The issue of female genital mutilation (FGM) might be front page news and the go-to policy success for the PM, but work to prevent it and support survivors on the ground is grossly underfunded, or not at all in some places.
When we started Daughters of Eve five years ago the issue had been neglected for years so the idea of funding for a survivor-led or focused organisation was wishful thinking. Years on this is still the case. Organisations working directly with those affected or at risk of FGM are mostly run on good will and commitment from some amazing people.
Integrate Bristol, which is the UK leading charity working with young people from FGM affected communities has since it was founded in 2008 till only months ago been staffed by volunteers. This an organisation that supports over a 100 young people, and has spearheaded campaigns on ending FGM and other forms of violence against women and girls within BME communities.
The practice of FGM is a reality in this country and those at risk need specialist support, which cannot be provided on the shoestring grants or funding pots currently out there. Nor can we keep relying on volunteers to deliver life-saving work.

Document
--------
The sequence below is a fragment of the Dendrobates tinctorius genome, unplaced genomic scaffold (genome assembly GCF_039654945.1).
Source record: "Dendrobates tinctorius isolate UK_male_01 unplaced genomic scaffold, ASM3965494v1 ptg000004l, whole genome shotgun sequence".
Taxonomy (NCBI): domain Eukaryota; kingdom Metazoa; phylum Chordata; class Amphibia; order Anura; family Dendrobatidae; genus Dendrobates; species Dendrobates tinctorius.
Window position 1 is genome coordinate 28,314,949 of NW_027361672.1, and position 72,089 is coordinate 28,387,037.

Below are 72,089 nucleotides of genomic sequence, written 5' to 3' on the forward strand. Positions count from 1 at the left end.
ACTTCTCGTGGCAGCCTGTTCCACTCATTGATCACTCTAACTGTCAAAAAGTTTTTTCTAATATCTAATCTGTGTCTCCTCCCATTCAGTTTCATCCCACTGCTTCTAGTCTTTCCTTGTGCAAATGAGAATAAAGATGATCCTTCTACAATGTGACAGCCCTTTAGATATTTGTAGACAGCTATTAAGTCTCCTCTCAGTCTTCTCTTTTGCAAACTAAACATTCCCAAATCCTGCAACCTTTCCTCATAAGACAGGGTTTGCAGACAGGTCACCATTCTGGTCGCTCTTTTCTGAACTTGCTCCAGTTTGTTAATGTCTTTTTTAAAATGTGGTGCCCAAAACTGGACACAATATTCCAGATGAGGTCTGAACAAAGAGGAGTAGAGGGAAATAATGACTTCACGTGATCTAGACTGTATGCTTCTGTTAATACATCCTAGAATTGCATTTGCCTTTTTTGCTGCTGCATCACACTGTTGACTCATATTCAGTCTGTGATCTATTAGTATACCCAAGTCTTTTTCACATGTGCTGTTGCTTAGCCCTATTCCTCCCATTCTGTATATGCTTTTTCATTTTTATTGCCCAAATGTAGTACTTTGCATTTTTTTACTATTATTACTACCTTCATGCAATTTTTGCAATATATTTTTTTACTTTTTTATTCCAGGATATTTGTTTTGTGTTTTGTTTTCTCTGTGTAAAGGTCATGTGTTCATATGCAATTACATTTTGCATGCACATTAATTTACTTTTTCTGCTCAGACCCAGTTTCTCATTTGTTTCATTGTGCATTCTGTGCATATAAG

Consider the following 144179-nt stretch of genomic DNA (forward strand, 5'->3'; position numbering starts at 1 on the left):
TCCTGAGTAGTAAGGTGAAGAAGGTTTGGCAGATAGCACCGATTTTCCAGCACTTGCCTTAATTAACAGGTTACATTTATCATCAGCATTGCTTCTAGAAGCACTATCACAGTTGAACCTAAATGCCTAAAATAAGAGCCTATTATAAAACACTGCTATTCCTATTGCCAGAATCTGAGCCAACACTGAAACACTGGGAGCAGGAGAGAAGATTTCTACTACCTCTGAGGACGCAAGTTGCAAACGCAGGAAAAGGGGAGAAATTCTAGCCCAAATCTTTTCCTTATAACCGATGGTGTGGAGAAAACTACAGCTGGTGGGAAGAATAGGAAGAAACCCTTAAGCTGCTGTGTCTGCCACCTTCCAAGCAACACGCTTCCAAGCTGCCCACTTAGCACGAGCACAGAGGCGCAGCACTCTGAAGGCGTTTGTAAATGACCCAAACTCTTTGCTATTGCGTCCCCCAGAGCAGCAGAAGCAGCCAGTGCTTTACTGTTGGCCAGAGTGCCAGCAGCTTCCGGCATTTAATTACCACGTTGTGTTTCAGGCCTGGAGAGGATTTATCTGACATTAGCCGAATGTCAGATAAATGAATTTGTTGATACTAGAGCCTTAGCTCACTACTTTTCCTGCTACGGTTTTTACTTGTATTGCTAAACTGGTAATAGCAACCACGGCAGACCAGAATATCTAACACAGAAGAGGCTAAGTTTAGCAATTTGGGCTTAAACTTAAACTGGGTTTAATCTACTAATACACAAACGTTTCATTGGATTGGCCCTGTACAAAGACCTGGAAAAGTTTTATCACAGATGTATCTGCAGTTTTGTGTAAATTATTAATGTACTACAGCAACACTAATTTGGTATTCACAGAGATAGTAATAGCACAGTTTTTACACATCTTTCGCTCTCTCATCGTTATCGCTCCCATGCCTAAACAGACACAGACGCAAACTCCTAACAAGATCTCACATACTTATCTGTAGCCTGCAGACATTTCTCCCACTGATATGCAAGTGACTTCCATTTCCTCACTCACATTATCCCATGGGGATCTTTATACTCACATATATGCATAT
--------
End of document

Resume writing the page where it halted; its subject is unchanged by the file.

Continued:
The systems needed to help identify FGM have been successful and we are now more aware of the issue, but this also means that more young women will be coming forward for support that is currently lacking. I can personally tell you how painful it is to be on a phone for hours seeking a bed for a young woman who fears for her life because she needed medical treatment after an act of violence.
The lack of services and support for those affected by or at risk of FGM is only one part of a bigger picture, and we need to take a more reliable, thoughtful approach across the board.
Nimco Ali is the founder of Daughters of Eve